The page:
The Day of the Triffids was a science fiction classic by John Wyndam, first published in 1951. Like many of the books and movies of the 1950s and 1960s, it reflects cold war paranoia, and to no small extent, suspicion about new technology.
I’m a big fan of old movies, especially old horror and science fiction. They often tell us a lot about both our dreams and our fears. There was a move adaptation in the early ’60s which I haven’t seen. According to reviews, it was mediocre at best. But I recently had a chance to see the 2009 BBC version, and I was impressed. A movie about tall, walking, carnivorous plants doesn’t sound that appealing, but I had read the book as a child, and the BBC adaptation had good reviews, so why not take a chance? Glad I did, there turned out to be a lot more going on here that you would guess from the description.
In my list of “15 Movies that Changed Things”, 2001: A Space Odyssey is going to be the most difficult to discuss. In many ways, it’s a time capsule.
There are three main elements in this story. Human evolution, artificial intelligence, and alien civilization. All these elements are still controversial today. From the viewpoint of 1968, it seemed perfectly reasonable that space flight would be commonplace by 2001, and that machine intelligence would be a fact of life. This was a time of flower children and going to the moon. All things seemed possible. (more…)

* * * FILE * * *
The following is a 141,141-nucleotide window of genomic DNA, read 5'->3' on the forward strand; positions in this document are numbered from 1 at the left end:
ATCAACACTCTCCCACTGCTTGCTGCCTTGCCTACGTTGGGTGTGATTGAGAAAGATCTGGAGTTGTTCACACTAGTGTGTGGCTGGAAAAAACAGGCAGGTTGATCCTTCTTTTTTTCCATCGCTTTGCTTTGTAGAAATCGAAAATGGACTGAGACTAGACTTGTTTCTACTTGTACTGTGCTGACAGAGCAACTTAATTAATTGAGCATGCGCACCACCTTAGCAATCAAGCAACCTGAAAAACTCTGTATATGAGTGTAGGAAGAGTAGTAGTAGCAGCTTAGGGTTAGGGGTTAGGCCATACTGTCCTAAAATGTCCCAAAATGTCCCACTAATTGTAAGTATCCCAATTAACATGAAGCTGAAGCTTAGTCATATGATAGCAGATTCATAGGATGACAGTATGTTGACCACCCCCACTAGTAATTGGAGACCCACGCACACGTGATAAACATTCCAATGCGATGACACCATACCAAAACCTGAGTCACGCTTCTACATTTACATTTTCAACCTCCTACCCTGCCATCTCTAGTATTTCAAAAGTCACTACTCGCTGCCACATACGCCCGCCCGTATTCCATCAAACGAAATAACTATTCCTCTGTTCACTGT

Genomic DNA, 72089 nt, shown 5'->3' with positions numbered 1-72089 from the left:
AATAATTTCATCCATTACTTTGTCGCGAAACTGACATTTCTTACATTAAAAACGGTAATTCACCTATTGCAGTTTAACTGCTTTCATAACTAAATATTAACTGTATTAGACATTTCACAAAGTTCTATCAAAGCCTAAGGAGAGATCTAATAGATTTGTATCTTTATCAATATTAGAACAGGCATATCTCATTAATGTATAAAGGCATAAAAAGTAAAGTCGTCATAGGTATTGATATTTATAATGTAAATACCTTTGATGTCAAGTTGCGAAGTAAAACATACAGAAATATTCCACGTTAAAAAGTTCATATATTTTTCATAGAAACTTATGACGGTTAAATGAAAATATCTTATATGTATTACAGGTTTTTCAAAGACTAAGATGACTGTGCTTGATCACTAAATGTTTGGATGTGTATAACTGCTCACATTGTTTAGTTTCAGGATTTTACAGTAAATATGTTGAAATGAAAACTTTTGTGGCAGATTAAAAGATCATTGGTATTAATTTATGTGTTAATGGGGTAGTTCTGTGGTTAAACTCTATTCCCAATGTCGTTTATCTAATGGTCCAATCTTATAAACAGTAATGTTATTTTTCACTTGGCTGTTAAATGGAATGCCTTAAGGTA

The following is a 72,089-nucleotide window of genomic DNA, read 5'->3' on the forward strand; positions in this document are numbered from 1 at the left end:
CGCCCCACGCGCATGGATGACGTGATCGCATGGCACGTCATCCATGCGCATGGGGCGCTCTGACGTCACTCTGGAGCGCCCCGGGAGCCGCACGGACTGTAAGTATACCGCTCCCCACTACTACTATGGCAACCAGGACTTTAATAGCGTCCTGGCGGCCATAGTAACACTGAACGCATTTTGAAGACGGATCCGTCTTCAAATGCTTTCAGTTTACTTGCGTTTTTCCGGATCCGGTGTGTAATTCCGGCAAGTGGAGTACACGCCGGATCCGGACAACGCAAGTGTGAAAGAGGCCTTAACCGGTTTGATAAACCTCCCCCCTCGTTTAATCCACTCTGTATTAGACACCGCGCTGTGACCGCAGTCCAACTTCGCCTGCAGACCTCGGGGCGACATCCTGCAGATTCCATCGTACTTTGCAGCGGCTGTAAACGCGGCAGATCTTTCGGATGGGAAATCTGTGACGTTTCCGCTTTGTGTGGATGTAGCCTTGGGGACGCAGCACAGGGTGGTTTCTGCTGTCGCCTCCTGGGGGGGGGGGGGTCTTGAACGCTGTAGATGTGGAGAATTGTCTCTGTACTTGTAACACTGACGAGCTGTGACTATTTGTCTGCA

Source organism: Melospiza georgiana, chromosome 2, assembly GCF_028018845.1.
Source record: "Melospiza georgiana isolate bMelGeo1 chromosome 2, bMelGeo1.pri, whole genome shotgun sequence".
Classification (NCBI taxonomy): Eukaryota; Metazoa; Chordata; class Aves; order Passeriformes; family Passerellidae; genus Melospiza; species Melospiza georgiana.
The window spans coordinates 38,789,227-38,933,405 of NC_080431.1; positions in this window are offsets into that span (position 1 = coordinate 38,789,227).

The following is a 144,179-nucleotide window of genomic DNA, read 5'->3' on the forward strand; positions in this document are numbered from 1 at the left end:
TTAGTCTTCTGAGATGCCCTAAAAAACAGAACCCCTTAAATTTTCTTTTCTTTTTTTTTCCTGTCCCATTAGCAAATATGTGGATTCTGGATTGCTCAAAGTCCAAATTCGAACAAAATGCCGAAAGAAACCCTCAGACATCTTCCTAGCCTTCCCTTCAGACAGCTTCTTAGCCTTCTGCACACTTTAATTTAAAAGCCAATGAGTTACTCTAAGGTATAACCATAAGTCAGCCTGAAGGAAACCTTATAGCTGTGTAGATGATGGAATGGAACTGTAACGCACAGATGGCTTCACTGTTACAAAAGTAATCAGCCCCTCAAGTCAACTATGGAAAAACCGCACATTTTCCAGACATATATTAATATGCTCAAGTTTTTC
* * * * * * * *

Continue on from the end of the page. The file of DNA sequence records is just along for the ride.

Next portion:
If there was ever a movie that reflected the alienation of a generation, The Graduate is it. Like a million other baby boomers, Dustin Hoffman as Benjamin Braddock is trapped between two worlds. The easy choice is the shallow and materialistic world of his parents. Marry a “nice girl”, get an acceptable job, preferably something involving plastics, and buy a house in a good neighborhood. (more…)
I was too young to see Psycho. No doubt about it at all. I can’t remember now what kind of lies I told to get in, but I remember being asked if I was with my parents. With my dysfunctional family, that wasn’t happening. It was my good fortune to be given a few bucks along with instructions to stay out of the house for a few hours. That meant you were free to do anything that didn’t involve a police visit. (more…)
Doug Liman’s second feature Go, is an E-ticket ride. Although many reviewers have compared it to Tarantino’s Pulp Fiction, some even calling it a rip off, we have to keep in mind that Tarantino didn’t invent time shifting story lines, awesome dialog, or multiple viewpoints. Go has it’s own story to tell, and it’s dark as midnight and funny as hell. It’s all about unintended consequences and the unwritten rule of comedy that anything that can go wrong probably will. (more…)
The storyline of an attractive but financially challenged woman trying to attract a rich man is nothing new. In the 1950s Marilyn Monroe played that role in both How to Marry a Millionaire and Gentlemen Prefer Blondes. In those films the comic heroine might have had a plan to get her man, but it was charm and innocence that hooked him. (more…)